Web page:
Delhi rape case verdict is out. It is death sentence to all the four rape accused. Considering the brutality of the case, the vardict is not a surprise. Perhaps, we all wanted that the convicts be hanged. We all felt that the punishment should be deterrent against such crimes. Therefore, we all should be happy with the verdict. But, I do not know why a melancoly has gripped me. Any loss of human life pains me, particularly when it is lost through murder by the State or otherwise.
I understand the emotions of the victim's family. It is natural for them to express happiness. But I get worried when the learned judge says "This is the time when serious crime agains a woman has come to the fore and now its judiciary's responsibility to instil confidence among the women." (Quoted in Times of India.) Can a murder for a murder stop the crime of murder in the society? Can the judiciary bring social reforms by handing over strictest punishments to criinals? In most rape cases, which are not perpetrated by the a family member or friend of the victim, either the rapists belong to the socially marginalised class or the victim belongs to that class. This raises the question whether, the increase in such crimes has anything to do with the increase in the gap in living standards of the middle class and the marginalised class.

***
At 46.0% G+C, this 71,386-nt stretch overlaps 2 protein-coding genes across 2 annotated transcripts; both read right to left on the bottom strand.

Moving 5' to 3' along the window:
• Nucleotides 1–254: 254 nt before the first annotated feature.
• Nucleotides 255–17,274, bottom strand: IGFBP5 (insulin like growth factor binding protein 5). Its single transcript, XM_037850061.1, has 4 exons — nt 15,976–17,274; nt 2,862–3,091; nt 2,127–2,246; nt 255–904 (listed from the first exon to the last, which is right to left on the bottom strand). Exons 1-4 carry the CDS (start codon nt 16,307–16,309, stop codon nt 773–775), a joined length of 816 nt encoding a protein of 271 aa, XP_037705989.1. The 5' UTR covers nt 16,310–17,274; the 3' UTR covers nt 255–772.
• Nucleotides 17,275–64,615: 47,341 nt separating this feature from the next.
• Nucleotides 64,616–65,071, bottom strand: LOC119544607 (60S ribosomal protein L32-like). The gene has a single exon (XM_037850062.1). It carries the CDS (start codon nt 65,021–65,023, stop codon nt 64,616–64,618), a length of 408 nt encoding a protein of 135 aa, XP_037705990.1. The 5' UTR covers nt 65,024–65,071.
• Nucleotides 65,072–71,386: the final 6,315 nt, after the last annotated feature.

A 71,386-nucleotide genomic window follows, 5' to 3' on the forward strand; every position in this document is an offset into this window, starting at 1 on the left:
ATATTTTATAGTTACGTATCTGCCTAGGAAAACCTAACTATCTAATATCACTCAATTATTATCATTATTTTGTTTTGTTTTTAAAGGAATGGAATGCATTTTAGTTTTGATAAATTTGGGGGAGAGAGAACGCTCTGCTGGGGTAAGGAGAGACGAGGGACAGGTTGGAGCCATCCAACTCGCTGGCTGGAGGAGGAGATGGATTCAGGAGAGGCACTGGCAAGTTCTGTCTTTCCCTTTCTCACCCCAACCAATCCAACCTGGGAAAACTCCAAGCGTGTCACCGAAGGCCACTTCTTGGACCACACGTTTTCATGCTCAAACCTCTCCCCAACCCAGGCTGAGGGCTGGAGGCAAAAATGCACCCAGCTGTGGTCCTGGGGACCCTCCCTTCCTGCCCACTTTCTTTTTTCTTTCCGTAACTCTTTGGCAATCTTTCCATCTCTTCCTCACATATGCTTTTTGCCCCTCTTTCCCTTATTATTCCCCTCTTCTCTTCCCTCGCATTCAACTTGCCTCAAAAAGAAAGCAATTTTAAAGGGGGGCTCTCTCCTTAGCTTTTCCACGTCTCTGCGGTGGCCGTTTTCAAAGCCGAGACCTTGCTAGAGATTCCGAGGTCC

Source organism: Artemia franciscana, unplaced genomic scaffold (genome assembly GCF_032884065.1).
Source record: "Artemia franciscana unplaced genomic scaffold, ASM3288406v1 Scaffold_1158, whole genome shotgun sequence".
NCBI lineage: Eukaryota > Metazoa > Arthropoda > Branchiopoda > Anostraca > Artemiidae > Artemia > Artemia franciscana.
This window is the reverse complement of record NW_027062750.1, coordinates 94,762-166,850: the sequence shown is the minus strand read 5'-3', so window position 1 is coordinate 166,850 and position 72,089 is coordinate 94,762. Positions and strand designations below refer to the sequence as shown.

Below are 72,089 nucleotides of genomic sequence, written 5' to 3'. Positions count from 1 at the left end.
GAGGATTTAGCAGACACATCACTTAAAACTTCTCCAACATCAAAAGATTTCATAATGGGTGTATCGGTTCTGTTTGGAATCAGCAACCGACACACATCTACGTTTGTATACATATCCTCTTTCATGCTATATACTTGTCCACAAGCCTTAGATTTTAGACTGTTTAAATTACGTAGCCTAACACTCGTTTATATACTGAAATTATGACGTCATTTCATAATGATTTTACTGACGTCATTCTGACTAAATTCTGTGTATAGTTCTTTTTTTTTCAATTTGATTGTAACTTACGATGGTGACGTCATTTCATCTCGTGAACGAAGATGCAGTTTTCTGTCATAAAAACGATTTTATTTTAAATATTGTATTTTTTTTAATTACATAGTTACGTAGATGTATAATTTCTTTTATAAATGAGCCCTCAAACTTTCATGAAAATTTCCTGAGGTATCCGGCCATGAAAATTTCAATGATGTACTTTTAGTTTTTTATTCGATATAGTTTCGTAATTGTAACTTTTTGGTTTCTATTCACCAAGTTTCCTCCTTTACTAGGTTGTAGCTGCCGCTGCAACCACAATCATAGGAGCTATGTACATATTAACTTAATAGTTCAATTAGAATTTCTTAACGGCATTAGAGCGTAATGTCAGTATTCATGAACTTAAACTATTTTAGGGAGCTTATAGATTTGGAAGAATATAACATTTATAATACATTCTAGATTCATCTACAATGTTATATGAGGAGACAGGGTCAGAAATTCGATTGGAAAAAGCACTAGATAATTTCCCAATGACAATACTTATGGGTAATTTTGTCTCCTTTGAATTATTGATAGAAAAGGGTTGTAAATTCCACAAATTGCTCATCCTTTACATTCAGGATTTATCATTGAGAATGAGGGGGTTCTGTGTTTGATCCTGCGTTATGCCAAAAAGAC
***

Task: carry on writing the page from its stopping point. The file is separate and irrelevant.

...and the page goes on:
I do not have an answer. I am not cometent to seriously enquire into social and economic issues. However, I strongly feel that deterrent pinshments to perpetrators of such crimes will not stop such crimes. Judiciary might feel happy about its contribution in instilling confidence in women by handing over death penalty. But it should appreciate that its contribution is marginal. There is a need to examine the issues deeply.
Although I desired death penalty to the convicts in this case, evan now I cannot think about a less severe punishment, but it is a sad day for me.